The discussion on coat types, patterns and colors gets a little muddy depending upon what sources you trust.
The book, For the Love of Cats (by Amy Shojai and Irene Gizzi) defines it this way:
A cat with a coat that has some white in it is considered parti-color.
There are many variations of parti-color patterns, but the most common pattern in parti-colors is the bicolor.
The bicolor is two-thirds color (or pattern, such as tabby), and one-third white, or the inverse of that.
So, tuxies are bicolors (in this case, black and white), which is a type of parti-color coat pattern.
A black-over-white (one-third white) bicolor coat is your "typical" tuxedo. The black fur covers most of the back and the tail. They often have a white face with a black "mask" effect.
Some of them will have black spots on their faces, or a "goatee" effect of black on the chin. In addition, they have a white underbelly (chest and abdomen), and lower legs and paws.
Due to the association of tuxedos with formal occasions, some people say that tuxedo cats have "class."
Tuxedo Cats in Breeds
Different countries and registries define breed, color, and coat standards a little differently. The CFA, for example, has an interesting story of the history of parti-color Persians. This description doesn't mention any requirement, however, for white.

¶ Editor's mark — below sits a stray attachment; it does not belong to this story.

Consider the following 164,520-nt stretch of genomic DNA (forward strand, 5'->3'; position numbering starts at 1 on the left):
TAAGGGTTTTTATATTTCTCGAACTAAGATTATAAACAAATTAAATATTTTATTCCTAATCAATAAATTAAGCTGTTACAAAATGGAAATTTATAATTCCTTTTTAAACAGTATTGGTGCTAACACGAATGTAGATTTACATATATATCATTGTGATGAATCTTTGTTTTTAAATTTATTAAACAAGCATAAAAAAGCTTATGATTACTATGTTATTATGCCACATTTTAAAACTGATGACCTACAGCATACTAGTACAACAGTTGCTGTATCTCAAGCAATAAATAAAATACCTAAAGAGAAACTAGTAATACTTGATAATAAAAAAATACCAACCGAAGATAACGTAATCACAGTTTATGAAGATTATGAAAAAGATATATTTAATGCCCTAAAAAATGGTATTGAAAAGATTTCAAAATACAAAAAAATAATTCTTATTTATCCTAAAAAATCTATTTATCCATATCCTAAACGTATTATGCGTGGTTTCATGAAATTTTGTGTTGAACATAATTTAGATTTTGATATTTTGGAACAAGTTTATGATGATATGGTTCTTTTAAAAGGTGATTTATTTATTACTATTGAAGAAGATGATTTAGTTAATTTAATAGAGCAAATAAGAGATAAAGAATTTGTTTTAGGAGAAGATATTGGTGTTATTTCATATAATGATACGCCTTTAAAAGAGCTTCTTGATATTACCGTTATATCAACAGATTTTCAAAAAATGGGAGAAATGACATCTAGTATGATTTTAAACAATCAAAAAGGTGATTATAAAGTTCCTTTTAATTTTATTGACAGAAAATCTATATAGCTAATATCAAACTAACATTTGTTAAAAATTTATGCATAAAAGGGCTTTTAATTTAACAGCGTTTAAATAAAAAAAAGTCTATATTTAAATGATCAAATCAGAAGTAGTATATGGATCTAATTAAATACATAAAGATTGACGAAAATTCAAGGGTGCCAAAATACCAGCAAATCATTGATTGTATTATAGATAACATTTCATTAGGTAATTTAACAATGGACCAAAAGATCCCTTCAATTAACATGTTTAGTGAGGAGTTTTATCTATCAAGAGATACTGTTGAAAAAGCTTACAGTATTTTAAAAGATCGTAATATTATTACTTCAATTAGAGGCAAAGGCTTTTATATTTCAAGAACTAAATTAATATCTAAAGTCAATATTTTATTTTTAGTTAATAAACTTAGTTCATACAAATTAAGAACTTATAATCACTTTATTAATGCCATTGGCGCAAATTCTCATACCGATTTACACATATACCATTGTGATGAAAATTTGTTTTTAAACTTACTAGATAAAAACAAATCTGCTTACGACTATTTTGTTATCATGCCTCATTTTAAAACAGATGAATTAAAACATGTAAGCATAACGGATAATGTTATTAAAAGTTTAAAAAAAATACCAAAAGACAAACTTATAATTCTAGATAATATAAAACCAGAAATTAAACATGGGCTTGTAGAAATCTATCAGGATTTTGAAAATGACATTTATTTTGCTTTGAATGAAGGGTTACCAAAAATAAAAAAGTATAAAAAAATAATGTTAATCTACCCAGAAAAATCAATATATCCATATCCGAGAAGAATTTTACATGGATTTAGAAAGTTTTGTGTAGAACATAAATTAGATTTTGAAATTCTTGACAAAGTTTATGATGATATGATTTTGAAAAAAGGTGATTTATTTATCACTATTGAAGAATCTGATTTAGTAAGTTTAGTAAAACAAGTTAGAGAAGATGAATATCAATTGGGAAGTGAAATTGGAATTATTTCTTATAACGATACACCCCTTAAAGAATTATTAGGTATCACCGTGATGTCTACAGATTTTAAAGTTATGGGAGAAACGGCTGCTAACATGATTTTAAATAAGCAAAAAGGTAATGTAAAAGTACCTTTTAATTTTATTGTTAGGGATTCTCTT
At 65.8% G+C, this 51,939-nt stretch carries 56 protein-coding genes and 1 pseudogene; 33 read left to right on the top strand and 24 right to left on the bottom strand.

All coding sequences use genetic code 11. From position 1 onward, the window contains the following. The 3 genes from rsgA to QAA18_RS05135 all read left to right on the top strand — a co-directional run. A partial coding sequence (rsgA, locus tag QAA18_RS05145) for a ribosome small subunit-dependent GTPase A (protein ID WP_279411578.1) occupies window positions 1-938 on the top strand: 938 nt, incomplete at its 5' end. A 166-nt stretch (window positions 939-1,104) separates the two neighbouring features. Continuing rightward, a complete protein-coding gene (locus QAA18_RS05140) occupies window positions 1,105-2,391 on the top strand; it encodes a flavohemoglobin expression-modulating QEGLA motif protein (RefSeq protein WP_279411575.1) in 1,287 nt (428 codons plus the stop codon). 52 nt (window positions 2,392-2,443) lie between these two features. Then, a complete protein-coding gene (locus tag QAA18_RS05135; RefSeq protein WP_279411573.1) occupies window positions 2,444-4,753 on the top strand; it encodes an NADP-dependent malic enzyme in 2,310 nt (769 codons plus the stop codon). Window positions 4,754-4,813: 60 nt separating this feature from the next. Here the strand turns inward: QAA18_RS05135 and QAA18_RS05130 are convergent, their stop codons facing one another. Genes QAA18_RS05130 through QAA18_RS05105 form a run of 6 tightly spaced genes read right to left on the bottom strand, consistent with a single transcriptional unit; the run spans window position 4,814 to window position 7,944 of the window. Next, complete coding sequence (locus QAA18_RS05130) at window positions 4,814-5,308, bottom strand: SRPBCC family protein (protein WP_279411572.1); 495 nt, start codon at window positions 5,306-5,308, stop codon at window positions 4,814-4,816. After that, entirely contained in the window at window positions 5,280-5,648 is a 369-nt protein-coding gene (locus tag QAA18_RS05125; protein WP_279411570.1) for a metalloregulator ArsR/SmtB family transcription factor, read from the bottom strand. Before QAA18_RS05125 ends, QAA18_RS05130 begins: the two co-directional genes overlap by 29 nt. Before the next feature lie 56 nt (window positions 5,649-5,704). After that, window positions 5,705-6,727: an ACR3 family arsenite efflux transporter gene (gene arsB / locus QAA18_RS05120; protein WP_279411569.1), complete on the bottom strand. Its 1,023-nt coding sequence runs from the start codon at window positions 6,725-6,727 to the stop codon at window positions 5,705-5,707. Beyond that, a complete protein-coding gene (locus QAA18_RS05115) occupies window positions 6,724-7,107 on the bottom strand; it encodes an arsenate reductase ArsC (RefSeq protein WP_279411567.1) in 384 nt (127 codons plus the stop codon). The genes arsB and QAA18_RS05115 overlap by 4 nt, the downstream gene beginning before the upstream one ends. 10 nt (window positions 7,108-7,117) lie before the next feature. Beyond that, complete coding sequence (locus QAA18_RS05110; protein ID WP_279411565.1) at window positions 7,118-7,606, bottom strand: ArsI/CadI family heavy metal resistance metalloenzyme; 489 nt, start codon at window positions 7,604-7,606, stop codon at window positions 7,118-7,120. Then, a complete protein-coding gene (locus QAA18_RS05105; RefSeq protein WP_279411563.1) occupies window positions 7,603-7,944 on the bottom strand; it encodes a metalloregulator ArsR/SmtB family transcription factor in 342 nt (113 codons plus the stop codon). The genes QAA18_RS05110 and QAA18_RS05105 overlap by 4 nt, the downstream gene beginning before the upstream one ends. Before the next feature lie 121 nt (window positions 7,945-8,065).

Some breeds are accepted in bicolor black and white by certain associations of the cat fancy. Many black and white cats are accepted for showing even if the pattern differs from that of a tuxedo pattern. Breed identity is defined by each registry, but some of the breeds accepted in black and white are the Manx, the Persian, the Norwegian Forest Cat, and the Maine Coon. Oriental cat breeds do not show in this color combination.
Famous Tuxedo Cats
First cat socks entered the White House when President Bill Clinton took office in 1993.
Sylvester, of Warner Brothers Looney Tunes fame. Sylvester has been chasing Tweety Bird since 1945.
Of course, he is always unsuccessful. This either makes him the most persistent cat in the world, or the worst hunter of the feline species, or both.
He may, however, actually be the most well known and famous tuxedo adorned kitty ever.
I first encountered the term "Jellicle cat" in the Andrew Lloyd Webber musical, CATS. CATS is based on T.S. Eliot's (much older) collection of poems, Old Possum's Book of Practical Cats. The musical, however, doesn't strictly follow the original work upon which it is based.
According to Eliot's poem, The Song of the Jellicles these cats are black and white, smallish, have cheerful faces, and pleasant voices. They rest during the day, and come out at night and dance under the Jellicle Moon at the Jellicle Ball. In Lord Webber's musical, however, the Jellicles are not strictly black and white, but exhibit a variety of coat patterns.